And on December 24th, an email came from Uber Sydney. A letter of apology. I copy the whole text below :

The events of last week in Sydney were upsetting for the whole community and we are truly sorry for any concern that our process may have added. 

Our priority was to help get as many people out of the CBD safely in the midst of a fast-moving event. The decisions we made were based only on helping to achieve this but we communicated this poorly, leading to a lot of misunderstanding about our motivations.

Surge pricing is algorithmic and kicks in automatically when demand for rides outstrips the supply of cars that are on the road. This encourages more drivers to the area where people are requesting rides. As an increasing number of people were requesting rides that morning in the CBD, surge pricing came into effect automatically and this is when you might have seen higher prices.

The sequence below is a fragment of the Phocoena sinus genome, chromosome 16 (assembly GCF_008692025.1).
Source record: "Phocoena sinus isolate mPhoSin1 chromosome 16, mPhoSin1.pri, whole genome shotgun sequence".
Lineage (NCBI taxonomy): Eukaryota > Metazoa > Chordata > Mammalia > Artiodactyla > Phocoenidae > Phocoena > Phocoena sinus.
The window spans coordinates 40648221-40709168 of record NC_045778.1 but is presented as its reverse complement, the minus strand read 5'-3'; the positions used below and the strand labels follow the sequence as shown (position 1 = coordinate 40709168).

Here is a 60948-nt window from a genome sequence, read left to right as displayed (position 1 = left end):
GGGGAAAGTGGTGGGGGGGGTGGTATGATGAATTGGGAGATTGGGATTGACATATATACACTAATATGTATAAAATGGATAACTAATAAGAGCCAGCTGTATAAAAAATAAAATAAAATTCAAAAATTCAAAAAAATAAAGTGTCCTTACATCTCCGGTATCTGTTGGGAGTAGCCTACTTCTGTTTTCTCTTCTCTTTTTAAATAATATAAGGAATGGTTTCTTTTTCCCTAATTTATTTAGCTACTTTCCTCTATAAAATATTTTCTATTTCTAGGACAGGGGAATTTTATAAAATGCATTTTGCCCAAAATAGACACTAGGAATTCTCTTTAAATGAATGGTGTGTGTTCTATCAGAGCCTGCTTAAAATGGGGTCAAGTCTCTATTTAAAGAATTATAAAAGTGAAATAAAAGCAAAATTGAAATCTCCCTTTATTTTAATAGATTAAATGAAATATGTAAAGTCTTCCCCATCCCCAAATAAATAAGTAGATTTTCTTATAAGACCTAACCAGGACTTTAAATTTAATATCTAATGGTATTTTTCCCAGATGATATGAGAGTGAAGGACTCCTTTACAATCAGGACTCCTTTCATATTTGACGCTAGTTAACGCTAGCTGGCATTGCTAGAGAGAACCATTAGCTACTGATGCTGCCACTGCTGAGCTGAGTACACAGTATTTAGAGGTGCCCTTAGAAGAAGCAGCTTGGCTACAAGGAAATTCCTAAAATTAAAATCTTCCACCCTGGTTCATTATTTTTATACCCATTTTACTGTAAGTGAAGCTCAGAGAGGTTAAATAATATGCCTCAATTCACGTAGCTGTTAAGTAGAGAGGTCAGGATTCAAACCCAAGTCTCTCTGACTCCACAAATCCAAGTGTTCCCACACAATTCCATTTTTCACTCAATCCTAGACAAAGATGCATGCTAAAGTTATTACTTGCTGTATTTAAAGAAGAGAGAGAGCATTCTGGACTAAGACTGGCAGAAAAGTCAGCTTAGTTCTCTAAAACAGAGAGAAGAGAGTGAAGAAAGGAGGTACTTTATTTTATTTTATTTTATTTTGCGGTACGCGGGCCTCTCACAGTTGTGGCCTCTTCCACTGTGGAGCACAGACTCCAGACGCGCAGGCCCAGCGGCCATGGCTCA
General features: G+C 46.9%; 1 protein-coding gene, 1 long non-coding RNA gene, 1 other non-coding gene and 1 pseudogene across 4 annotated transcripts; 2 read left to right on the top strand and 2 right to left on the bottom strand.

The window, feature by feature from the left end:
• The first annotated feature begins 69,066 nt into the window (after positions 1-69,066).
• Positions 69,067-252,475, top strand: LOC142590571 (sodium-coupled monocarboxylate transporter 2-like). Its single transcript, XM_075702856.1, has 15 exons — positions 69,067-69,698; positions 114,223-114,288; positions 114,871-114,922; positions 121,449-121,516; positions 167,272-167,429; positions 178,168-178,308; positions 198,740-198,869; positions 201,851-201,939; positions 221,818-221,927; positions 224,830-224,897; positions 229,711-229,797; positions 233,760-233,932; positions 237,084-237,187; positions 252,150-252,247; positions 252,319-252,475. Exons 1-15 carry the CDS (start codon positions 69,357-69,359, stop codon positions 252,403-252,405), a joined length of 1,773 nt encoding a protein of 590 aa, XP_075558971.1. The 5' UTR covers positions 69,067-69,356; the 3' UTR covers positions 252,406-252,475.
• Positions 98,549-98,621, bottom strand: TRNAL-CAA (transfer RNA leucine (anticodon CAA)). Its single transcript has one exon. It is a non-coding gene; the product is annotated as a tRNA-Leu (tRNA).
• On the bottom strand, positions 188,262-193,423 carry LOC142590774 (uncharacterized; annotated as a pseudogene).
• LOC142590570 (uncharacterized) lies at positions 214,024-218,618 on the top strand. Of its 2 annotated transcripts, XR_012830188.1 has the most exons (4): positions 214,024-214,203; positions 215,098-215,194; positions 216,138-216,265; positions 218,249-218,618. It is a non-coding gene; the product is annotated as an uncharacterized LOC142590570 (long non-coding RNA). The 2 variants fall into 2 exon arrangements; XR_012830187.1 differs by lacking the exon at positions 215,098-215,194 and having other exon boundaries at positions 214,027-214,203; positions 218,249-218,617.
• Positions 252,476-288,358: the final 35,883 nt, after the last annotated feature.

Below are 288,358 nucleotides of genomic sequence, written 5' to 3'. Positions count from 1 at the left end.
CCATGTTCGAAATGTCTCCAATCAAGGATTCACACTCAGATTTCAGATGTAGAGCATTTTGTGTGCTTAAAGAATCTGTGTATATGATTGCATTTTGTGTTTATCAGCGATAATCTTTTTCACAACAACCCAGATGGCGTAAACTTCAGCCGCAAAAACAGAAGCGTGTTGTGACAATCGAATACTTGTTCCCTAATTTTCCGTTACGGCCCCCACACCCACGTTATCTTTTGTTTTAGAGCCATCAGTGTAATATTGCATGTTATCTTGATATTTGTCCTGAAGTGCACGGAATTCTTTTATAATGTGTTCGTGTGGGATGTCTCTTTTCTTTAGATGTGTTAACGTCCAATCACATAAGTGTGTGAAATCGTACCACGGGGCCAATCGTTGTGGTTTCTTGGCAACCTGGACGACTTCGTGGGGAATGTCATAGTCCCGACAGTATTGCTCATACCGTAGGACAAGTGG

We didn’t stop surge pricing immediately. This was the wrong decision. We quickly reversed course and provided free rides to people needing to leave the CBD. In the end, no rider was charged to leave the CBD on Monday and all higher fares resulting from surge pricing earlier in the day were fully refunded.

It’s unfortunate that the perception is that Uber did something against the interests of the public. We certainly did not intend to. We will learn from this incident and improve as a result of this lesson. Uber is committed to ensuring users have a reliable ride when they need it most – including and especially during disasters and relevant states of emergency. We take our community commitment very seriously in the 250+ cities Uber serves around the globe.